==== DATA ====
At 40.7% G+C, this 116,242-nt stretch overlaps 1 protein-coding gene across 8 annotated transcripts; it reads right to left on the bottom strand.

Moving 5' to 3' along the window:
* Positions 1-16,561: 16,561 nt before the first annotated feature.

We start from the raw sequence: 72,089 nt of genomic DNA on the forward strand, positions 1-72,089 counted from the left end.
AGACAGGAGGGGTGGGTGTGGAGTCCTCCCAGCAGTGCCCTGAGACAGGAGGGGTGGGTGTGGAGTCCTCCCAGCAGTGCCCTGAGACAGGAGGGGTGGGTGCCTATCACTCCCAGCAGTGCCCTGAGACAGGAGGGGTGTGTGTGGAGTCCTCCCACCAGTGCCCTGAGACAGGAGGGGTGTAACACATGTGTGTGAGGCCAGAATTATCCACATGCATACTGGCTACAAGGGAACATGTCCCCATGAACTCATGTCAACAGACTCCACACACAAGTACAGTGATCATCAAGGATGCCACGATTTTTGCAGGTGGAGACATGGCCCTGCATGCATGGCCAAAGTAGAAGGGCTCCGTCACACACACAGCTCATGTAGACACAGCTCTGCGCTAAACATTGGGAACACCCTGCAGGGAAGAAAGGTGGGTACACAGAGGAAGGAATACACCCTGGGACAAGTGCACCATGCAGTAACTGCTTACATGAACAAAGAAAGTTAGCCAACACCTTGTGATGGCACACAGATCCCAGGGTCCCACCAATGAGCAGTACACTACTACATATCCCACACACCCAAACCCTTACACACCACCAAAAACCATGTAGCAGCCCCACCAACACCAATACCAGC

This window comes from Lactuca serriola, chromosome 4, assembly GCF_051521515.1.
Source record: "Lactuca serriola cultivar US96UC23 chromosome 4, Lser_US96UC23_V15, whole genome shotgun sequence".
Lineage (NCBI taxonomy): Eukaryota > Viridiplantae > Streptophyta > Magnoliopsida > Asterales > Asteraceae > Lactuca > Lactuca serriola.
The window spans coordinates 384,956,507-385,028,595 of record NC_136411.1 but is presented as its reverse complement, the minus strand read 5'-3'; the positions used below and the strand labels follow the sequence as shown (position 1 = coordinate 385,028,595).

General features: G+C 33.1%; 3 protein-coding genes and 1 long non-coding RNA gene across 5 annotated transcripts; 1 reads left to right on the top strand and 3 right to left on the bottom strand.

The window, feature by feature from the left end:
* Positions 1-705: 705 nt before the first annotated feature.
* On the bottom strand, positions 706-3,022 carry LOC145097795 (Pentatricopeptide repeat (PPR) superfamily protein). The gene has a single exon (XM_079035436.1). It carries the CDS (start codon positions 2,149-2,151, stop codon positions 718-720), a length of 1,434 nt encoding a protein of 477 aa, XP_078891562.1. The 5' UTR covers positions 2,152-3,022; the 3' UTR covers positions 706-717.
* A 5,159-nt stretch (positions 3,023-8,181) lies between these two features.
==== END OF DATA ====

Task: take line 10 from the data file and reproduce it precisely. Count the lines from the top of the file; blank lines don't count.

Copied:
General features: G+C 33.1%; 3 protein-coding genes and 1 long non-coding RNA gene across 5 annotated transcripts; 1 reads left to right on the top strand and 3 right to left on the bottom strand.